Look at the side of the overflow and see how much air is collecting at the top of the C channel. If there is air being collected the effecency of the overflow is greatly decreased. Its quite possible the powerhead you have to pull air out is not big enough to cause enough suction on the overflow to keep the c channel free of air. I have a maxijet 1200 on my cpr overflow.

I agree with ryan that the overflows at lifereef are very quality products. I have their double overflow myself. I always liked the U tube overflows more than the c channel overflows. The benifit of the U tubes is they dont require the powerhead to keep air from building up.

What is the head pressure on your tank? The mag7 will only push 400-450gph at 3-4' head. I would say that you would be better suited with a mag 9.5 on a 55 gal tank than the mag7.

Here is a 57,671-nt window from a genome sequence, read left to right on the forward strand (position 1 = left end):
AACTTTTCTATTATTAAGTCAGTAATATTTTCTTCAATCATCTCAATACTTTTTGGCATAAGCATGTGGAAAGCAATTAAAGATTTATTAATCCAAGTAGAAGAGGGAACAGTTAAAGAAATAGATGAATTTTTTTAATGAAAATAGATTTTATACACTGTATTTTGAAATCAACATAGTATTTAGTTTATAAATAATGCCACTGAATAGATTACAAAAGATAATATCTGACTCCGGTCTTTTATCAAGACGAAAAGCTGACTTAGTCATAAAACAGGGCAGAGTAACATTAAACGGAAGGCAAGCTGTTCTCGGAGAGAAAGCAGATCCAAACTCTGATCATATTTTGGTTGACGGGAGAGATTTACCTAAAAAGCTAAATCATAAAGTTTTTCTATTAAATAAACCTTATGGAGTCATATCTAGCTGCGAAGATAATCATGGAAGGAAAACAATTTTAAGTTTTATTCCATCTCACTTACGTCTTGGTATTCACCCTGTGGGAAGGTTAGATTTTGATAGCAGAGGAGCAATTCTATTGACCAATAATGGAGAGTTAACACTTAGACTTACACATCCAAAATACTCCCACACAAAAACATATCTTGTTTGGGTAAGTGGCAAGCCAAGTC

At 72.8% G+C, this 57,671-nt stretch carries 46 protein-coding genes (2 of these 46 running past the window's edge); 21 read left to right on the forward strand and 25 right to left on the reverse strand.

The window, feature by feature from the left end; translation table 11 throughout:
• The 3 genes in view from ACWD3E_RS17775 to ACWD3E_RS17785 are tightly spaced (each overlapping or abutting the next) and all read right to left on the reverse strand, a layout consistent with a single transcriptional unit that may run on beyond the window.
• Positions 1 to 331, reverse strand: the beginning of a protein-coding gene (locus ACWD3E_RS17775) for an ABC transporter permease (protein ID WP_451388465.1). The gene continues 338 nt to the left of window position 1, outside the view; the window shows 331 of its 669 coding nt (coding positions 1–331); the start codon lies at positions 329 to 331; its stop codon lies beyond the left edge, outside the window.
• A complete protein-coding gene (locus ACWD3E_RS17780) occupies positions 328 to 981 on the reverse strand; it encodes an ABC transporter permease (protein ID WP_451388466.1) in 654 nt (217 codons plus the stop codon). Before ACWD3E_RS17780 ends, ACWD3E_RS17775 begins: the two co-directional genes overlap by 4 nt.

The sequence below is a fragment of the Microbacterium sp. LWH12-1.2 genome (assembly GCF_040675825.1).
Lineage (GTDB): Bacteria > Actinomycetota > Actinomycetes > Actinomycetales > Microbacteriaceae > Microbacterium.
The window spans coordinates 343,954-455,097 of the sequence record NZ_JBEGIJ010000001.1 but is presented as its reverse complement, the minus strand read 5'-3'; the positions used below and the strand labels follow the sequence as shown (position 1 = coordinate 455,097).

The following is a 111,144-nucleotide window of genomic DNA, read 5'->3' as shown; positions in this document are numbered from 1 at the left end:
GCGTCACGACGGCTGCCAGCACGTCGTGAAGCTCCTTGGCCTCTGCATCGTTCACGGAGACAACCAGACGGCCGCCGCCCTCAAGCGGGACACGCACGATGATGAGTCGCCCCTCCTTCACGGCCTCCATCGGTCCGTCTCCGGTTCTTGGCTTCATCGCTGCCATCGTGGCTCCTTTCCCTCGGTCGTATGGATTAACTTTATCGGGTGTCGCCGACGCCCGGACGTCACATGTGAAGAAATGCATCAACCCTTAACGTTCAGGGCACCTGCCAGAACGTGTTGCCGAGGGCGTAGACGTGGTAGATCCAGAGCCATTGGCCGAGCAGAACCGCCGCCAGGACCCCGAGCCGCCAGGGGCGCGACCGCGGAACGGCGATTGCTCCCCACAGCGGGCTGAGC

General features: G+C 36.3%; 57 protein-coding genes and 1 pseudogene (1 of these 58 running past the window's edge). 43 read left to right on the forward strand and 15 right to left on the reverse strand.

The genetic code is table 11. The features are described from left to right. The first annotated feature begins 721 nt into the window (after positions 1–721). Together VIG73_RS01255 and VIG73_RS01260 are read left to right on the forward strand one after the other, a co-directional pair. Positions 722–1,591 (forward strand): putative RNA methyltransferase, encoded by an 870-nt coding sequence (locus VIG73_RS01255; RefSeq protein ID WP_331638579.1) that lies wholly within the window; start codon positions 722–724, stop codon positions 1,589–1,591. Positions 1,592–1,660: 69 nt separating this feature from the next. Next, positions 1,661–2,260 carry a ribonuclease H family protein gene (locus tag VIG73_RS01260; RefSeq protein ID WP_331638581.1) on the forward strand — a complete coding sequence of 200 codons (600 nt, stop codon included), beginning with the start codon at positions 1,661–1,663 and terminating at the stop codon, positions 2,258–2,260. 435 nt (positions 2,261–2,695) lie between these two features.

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Old 02-11-2006, 04:39 AM   #4
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There is NO way I'd put a mag 9.5 on right now. Not with this overflow. The mag 7 is cranked almost off through the ball valve, I've got a hairbreath between overflowing and smooth flowing. I can't see any air in the c-channel, but I'm a little farsighted and I can't really get a good gander on it. I'm really thinking just selling the tank and keeping the coral for my other tank is going to be the answer here. The gal had crap for live rock, her main filtration was the aquaC Remora and a carbon filter. I'm not real hot on the carbon filter, it makes the water nice and clear, but then, the water is nice and clear on my Oceanic and all I have on that is a SeaSystems 100 venturi skimmer, dsb and tons of live rock. Not to mention I just really don't like the 55. It looks funny to me, after having the 58 for so long, all long but super thin. I've been thinking of liquidating it for a 100 or more Oceanic, maybe even letting go of my beloved 58 in the cause of a bigger tank. (Decision to be made AFTER said tank is here, of course.) In the meantime though, I'd like the overflow to work without killing me through anxiety. So I'll check out that lifereef. I do have a maxijet 1200 on the remora.